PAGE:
• Anxiety and irritability around food
  • Strong fear of gaining weight
  • Inability to maintain a healthy weight
  • Depression
  • Inability to focus and concentrate
  • Extreme thinking
  • Inaccurate and distorted body image
  • Low self-esteem
  • Perfectionism
  • Hypersensitivity to discussions regarding food, weight, and exercise
  • Negative opinion of body image

Behavioral Warning Signs

People pursuing thinness at all costs often exhibit alarming emotional issues and behavior. You may notice any combination of the following behaviors:

  • Restrictive dieting may include counting calories, planning menus, avoiding specific foods, eating at specific times, and creating compulsive eating environments.
  • Binge eating may involve consuming large amounts of food in a short time. Some people hoard food and eat in secret to avoid questions about their activity. If large amounts of food disappear, this could indicate binge behavior.
  • Purging activities will eliminate calories from binging. Purging may include misusing laxatives, diuretics, and enemas. Purging may also involve vomiting and extreme exercising to work off calories. Some people misuse appetite suppressants between binging to control appetite.
  • Obsessive behavior may involve checking the body for fat content, looking in the mirror repeatedly, and stepping on the scale numerous times each day.
  • Private eating may be preferred to avoid eating with other people. Some people begin spending large amounts of time alone instead of spending time with family and friends.
  • Compulsive exercise is common for people experiencing eating disorders. Compulsive exercise could involve exercising at odd times of the night, exercising even when sick, exercising outdoors in bad weather, and becoming distraught if it’s not possible to exercise.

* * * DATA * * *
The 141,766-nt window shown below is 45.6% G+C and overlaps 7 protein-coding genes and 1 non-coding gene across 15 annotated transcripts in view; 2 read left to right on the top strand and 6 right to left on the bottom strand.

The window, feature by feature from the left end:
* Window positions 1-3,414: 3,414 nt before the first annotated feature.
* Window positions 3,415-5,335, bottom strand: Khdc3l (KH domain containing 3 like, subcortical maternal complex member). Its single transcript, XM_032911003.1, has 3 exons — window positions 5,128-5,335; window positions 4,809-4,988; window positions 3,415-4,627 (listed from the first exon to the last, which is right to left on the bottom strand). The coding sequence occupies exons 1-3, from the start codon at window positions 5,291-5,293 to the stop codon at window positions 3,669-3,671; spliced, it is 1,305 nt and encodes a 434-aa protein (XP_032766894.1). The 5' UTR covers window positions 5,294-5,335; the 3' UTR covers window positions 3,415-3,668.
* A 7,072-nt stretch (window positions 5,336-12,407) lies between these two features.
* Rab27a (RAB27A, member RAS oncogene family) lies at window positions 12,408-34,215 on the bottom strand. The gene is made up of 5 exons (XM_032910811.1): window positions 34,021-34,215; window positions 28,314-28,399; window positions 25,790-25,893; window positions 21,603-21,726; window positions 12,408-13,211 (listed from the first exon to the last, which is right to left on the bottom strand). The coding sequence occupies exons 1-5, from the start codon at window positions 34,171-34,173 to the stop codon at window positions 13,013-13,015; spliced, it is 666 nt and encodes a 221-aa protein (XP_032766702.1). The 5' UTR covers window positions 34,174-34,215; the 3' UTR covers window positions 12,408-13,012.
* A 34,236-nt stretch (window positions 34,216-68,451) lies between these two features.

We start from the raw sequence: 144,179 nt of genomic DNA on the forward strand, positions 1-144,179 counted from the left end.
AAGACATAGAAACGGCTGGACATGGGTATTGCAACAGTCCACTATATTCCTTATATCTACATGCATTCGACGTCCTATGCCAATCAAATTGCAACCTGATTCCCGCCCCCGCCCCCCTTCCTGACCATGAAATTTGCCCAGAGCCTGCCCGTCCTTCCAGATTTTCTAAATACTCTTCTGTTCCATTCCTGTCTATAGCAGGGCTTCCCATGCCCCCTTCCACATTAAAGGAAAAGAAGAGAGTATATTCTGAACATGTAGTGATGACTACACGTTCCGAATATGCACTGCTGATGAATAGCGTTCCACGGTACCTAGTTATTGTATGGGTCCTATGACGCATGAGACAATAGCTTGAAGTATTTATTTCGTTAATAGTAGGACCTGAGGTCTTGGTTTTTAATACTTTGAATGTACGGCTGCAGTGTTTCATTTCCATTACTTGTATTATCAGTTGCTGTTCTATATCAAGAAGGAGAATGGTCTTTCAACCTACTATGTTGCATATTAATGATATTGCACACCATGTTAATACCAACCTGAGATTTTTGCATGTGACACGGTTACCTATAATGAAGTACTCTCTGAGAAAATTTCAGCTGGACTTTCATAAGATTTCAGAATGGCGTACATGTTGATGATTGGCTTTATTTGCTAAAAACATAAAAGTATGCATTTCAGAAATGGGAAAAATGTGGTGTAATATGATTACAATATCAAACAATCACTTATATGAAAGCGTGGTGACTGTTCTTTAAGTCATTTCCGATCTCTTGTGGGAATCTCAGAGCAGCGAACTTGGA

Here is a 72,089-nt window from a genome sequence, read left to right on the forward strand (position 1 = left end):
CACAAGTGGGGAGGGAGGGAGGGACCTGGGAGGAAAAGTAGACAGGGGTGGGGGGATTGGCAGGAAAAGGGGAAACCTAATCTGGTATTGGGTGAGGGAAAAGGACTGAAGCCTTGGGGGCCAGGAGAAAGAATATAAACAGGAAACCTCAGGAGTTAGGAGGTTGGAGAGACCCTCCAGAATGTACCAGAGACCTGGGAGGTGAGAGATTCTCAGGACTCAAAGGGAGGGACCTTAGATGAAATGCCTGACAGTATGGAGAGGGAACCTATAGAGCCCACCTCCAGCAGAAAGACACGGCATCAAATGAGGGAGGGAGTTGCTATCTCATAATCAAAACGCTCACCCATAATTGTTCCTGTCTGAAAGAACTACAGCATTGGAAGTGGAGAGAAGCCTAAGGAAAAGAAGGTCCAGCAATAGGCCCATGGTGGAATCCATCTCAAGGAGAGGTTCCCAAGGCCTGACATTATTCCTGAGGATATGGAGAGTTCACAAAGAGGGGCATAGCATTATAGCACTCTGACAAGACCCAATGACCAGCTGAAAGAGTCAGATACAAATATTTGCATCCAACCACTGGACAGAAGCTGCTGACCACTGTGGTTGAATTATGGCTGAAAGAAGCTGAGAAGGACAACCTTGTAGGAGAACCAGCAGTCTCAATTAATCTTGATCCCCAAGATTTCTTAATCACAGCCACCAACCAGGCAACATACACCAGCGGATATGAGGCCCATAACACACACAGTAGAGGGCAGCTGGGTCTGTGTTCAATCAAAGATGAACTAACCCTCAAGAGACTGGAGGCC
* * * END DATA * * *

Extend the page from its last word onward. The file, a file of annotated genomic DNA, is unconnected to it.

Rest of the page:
• Significant dietary changes may indicate a problem. If someone suddenly stops eating favorite foods and undergoes major shifts in food choices, this could be a warning sign.
  • Ritualistic behavior regarding food preparation and eating is a common sign of anorexia nervosa. A person may only eat sitting at one spot at the table, eating from one specific plate, using one specific fork. Slow and deliberate eating is another common symptom.
  • Food obsession often accompanies anorexia nervosa. A person may spend hours reading cookbooks, copying recipes, and even cooking for others.
  • Self-injurious behavior such as cutting and substance abuse often accompanies anorexia. Suicide attempts are also not unusual.

Health Risks

A person struggling with anorexia can experience serious health risks. The health risks include the following issues:

  • Iron deficiency
  • Weakened immune system
  • Constipation and/or diarrhea
  • Amenorrhea (menstruation interruption)
  • Infertility
  • Kidney failure
  • Osteoporosis
  • Heart issues
  • Death

Treatment Plans

Upon recognizing disordered eating, prompt treatment can be effective for recovery. Treatment options should include psychological therapy to help the person reach a healthy weight and learn normal eating and exercising behaviors. Typically, treatment involves outpatient care to monitor psychosomatic delusions and assist with psychological and emotional issues. Therapy may include behavioral and cognitive therapies, individual therapy, family therapy, and supportive clinical management. The recovery process also involves physical monitoring of weight and other health issues. Some patients also require antidepressant drug therapy for recovery.

Outlook for Recovery

Many professionals exist who specialize in eating disorders. Whether a person has been suffering from anorexia for many years or only months, recovery is possible. A team of professionals who will provide care and support is essential for overcoming this eating disorder. The patient must also have strong motivation to recover and be willing to work toward wellness.

Seeking Help

Prompt assistance is important to intervene in this eating disorder. Early intervention is a key to successful recovery. Seek help with a primary care physician first, who can provide a referral to a specialist if necessary.